"A companion to Woodworth's earlier collection of essays on top Union commanders that matches the high quality of the original. . . . Offers incisive analysis of the men Grant entrusted with execution of his strategic plans. Scholars and general readers will find much to ponder in this fine book." -- Gary W. Gallagher, author of The Confederate War

"A fascinating and thought-provoking book." -- Stephen D. Engle, author of Struggle for the Heartland: The Campaigns from Fort Henry to Corinth

Tuesday, June 10, 2008

Desperate Engagement: How a Little-Known Civil War Battle Saved Washington, D.C., and Changed American History

by Marc Leepson

From the publisher:
The Battle of Monocacy, which took place on the blisteringly hot day of July 9, 1864 is one of the Civil War’s most significant yet little-known battles. What played out that day in the corn and wheat fields four miles south of Frederick, Maryland., was a full-field engagement between some 12,000 battle-hardened Confederate troops led by the controversial Jubal Anderson Early, and some 5,800 Union troops, many of them untested in battle, under the mercurial Lew Wallace, the future author of Ben-Hur. When the fighting ended, some 1,300 Union troops were dead, wounded or missing or had been taken prisoner, and Early---who suffered some 800 casualties---had routed Wallace in the northernmost Confederate victory of the war.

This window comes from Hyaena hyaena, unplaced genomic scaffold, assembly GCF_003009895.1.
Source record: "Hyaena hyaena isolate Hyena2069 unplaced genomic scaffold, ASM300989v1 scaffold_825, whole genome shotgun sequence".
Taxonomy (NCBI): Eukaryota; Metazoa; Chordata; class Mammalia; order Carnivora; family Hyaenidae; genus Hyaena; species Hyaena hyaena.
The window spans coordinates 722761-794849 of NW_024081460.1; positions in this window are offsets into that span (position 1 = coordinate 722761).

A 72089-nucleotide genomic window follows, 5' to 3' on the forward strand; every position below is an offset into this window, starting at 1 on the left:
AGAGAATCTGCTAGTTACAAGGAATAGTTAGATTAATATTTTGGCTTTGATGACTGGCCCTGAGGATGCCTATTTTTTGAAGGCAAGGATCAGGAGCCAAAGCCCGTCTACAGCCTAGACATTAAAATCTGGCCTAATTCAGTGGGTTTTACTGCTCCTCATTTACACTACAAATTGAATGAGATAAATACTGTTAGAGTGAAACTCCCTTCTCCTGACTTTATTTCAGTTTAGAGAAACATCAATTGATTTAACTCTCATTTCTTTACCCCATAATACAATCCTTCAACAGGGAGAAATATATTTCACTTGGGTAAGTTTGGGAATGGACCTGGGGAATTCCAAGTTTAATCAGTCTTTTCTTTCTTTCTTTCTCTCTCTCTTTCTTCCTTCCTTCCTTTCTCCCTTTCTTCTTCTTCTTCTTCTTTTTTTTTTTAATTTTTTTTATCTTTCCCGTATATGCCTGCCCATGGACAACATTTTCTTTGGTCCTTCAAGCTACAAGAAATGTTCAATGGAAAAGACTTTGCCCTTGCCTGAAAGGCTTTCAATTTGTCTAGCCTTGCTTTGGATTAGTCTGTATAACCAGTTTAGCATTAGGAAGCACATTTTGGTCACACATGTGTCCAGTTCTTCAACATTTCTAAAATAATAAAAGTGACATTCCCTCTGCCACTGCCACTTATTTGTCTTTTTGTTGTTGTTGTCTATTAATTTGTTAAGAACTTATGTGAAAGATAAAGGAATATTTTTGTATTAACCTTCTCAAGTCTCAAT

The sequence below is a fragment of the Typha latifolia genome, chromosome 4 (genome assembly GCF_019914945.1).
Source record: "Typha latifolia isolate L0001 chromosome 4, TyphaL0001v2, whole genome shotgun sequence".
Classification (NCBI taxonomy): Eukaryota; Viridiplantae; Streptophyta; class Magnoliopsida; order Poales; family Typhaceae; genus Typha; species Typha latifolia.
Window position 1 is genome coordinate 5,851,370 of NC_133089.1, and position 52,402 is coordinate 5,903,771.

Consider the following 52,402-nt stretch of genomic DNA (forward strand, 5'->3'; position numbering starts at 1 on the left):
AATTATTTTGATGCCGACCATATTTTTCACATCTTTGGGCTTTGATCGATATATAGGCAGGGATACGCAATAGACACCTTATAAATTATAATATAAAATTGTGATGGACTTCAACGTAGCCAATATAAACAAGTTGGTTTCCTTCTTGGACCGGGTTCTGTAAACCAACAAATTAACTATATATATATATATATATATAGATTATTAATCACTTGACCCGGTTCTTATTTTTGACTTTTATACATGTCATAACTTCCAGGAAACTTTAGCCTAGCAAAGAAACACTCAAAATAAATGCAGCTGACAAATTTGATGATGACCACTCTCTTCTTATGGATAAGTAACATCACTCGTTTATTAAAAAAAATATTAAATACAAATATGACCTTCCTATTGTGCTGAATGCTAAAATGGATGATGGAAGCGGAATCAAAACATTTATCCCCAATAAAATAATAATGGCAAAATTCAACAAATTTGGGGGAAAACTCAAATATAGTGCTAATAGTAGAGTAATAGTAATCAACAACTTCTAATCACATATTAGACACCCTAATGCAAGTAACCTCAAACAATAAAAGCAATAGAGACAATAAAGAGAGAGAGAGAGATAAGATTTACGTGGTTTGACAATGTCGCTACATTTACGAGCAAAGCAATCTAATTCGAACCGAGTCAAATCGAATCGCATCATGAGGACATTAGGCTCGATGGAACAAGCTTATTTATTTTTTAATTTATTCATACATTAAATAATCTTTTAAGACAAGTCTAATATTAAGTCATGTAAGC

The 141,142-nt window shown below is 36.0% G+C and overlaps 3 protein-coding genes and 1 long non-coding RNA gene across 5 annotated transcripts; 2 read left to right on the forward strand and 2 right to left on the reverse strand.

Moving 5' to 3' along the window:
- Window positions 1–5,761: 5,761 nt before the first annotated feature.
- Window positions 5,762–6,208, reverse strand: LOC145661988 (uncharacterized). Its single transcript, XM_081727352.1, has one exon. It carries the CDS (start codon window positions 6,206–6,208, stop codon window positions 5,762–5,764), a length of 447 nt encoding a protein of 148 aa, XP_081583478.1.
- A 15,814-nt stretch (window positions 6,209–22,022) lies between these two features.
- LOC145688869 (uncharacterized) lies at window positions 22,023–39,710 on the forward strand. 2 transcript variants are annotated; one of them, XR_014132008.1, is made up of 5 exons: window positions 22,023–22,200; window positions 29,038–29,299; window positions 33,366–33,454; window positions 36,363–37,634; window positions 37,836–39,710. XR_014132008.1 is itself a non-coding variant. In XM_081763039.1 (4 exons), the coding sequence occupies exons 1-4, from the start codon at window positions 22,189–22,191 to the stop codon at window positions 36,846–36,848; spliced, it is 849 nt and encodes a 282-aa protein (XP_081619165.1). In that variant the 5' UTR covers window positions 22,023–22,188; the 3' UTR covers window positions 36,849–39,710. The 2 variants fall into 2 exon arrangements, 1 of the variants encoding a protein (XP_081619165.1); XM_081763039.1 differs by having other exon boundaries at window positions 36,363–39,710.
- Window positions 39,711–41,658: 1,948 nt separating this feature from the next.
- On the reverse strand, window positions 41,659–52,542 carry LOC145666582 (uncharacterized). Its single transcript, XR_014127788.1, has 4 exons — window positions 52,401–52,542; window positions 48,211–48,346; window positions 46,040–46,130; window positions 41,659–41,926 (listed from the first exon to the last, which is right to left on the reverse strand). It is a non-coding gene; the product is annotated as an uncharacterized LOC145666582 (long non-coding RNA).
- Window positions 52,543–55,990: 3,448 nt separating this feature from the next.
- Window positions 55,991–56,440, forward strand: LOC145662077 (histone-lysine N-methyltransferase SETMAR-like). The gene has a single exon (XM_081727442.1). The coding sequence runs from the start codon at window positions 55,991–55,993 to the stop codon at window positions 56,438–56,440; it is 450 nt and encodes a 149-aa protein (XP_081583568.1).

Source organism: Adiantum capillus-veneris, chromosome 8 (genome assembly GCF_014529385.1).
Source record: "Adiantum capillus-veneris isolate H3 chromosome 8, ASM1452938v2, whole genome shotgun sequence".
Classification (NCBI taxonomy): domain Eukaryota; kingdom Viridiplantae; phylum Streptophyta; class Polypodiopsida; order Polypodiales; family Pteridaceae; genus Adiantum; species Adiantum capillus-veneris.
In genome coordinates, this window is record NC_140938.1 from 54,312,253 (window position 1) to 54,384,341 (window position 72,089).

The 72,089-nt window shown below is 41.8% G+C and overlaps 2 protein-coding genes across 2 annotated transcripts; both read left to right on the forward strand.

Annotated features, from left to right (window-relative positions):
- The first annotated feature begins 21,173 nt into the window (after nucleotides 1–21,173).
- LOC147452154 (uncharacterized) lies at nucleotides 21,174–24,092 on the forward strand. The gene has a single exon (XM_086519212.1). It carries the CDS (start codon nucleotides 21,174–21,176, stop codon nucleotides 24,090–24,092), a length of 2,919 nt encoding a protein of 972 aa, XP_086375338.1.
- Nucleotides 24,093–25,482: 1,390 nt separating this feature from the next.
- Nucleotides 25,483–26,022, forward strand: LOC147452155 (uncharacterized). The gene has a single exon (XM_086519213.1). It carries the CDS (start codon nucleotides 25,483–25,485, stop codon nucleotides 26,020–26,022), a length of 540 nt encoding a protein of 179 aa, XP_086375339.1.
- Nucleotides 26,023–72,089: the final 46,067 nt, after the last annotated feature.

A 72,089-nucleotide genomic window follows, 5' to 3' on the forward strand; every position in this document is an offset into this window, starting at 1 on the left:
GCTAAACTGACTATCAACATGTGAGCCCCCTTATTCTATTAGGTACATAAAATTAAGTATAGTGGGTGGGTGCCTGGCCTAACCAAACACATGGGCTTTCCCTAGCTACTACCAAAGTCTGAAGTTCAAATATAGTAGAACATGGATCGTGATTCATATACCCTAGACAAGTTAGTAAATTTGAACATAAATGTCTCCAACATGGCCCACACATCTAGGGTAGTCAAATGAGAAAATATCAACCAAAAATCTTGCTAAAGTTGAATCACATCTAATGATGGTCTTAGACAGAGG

Two days later, on another brutally hot afternoon, Monday, July 11, 1864, the foul-mouthed, hard-drinking Early sat astride his horse outside the gates of Fort Stevens in the upper northwestern fringe of Washington, D.C. He was about to make one of the war’s most fateful, portentous decisions: whether or not to order his men to invade the nation’s capital.

Early had been on the march since June 13, when Robert E. Lee ordered him to take an entire corps of men from their Richmond-area encampment and wreak havoc on Yankee troops in the Shenandoah Valley, then to move north and invade Maryland. If Early found the conditions right, Lee said, he was to take the war for the first time into President Lincoln’s front yard. Also on Lee’s agenda: forcing the Yankees to release a good number of troops from the stranglehold that Gen. U.S. Grant had built around Richmond.